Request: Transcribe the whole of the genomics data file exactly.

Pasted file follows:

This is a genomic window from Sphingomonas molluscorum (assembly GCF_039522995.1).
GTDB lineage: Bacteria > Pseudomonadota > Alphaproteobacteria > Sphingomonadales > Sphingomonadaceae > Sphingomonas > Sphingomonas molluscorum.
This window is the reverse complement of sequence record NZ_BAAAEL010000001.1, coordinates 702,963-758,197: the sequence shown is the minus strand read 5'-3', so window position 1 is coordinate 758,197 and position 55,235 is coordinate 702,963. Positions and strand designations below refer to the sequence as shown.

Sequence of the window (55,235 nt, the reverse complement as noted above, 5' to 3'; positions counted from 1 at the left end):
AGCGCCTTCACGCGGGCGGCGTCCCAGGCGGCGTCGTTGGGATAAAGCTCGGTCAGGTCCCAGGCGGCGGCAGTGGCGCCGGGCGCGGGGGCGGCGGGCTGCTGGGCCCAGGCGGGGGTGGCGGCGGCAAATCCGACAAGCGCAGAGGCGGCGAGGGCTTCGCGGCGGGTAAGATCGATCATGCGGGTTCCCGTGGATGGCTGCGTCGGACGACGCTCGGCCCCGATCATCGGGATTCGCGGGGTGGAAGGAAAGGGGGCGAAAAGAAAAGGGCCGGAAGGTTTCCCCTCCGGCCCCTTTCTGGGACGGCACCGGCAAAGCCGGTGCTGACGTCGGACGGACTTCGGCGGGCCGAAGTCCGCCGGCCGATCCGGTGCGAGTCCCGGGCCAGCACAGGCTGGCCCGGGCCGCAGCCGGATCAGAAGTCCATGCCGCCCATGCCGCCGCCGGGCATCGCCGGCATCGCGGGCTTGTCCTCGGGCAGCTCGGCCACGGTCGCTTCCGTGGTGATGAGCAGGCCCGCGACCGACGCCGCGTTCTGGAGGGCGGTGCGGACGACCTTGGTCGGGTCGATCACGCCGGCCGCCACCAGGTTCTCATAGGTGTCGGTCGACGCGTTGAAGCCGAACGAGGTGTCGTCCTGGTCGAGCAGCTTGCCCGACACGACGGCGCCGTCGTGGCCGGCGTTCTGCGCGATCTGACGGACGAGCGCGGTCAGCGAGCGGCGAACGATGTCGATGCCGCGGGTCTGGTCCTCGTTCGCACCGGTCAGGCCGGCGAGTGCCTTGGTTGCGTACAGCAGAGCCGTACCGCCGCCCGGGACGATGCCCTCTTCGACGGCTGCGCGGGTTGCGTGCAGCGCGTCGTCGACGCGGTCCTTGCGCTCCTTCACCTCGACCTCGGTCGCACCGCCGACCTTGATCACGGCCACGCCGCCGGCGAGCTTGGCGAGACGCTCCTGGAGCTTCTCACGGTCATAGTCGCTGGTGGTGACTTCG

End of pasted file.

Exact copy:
This is a genomic window from Sphingomonas molluscorum (assembly GCF_039522995.1).
GTDB lineage: Bacteria > Pseudomonadota > Alphaproteobacteria > Sphingomonadales > Sphingomonadaceae > Sphingomonas > Sphingomonas molluscorum.
This window is the reverse complement of sequence record NZ_BAAAEL010000001.1, coordinates 702,963-758,197: the sequence shown is the minus strand read 5'-3', so window position 1 is coordinate 758,197 and position 55,235 is coordinate 702,963. Positions and strand designations below refer to the sequence as shown.

Sequence of the window (55,235 nt, the reverse complement as noted above, 5' to 3'; positions counted from 1 at the left end):
AGCGCCTTCACGCGGGCGGCGTCCCAGGCGGCGTCGTTGGGATAAAGCTCGGTCAGGTCCCAGGCGGCGGCAGTGGCGCCGGGCGCGGGGGCGGCGGGCTGCTGGGCCCAGGCGGGGGTGGCGGCGGCAAATCCGACAAGCGCAGAGGCGGCGAGGGCTTCGCGGCGGGTAAGATCGATCATGCGGGTTCCCGTGGATGGCTGCGTCGGACGACGCTCGGCCCCGATCATCGGGATTCGCGGGGTGGAAGGAAAGGGGGCGAAAAGAAAAGGGCCGGAAGGTTTCCCCTCCGGCCCCTTTCTGGGACGGCACCGGCAAAGCCGGTGCTGACGTCGGACGGACTTCGGCGGGCCGAAGTCCGCCGGCCGATCCGGTGCGAGTCCCGGGCCAGCACAGGCTGGCCCGGGCCGCAGCCGGATCAGAAGTCCATGCCGCCCATGCCGCCGCCGGGCATCGCCGGCATCGCGGGCTTGTCCTCGGGCAGCTCGGCCACGGTCGCTTCCGTGGTGATGAGCAGGCCCGCGACCGACGCCGCGTTCTGGAGGGCGGTGCGGACGACCTTGGTCGGGTCGATCACGCCGGCCGCCACCAGGTTCTCATAGGTGTCGGTCGACGCGTTGAAGCCGAACGAGGTGTCGTCCTGGTCGAGCAGCTTGCCCGACACGACGGCGCCGTCGTGGCCGGCGTTCTGCGCGATCTGACGGACGAGCGCGGTCAGCGAGCGGCGAACGATGTCGATGCCGCGGGTCTGGTCCTCGTTCGCACCGGTCAGGCCGGCGAGTGCCTTGGTTGCGTACAGCAGAGCCGTACCGCCGCCCGGGACGATGCCCTCTTCGACGGCTGCGCGGGTTGCGTGCAGCGCGTCGTCGACGCGGTCCTTGCGCTCCTTCACCTCGACCTCGGTCGCACCGCCGACCTTGATCACGGCCACGCCGCCGGCGAGCTTGGCGAGACGCTCCTGGAGCTTCTCACGGTCATAGTCGCTGGTGGTGACTTCG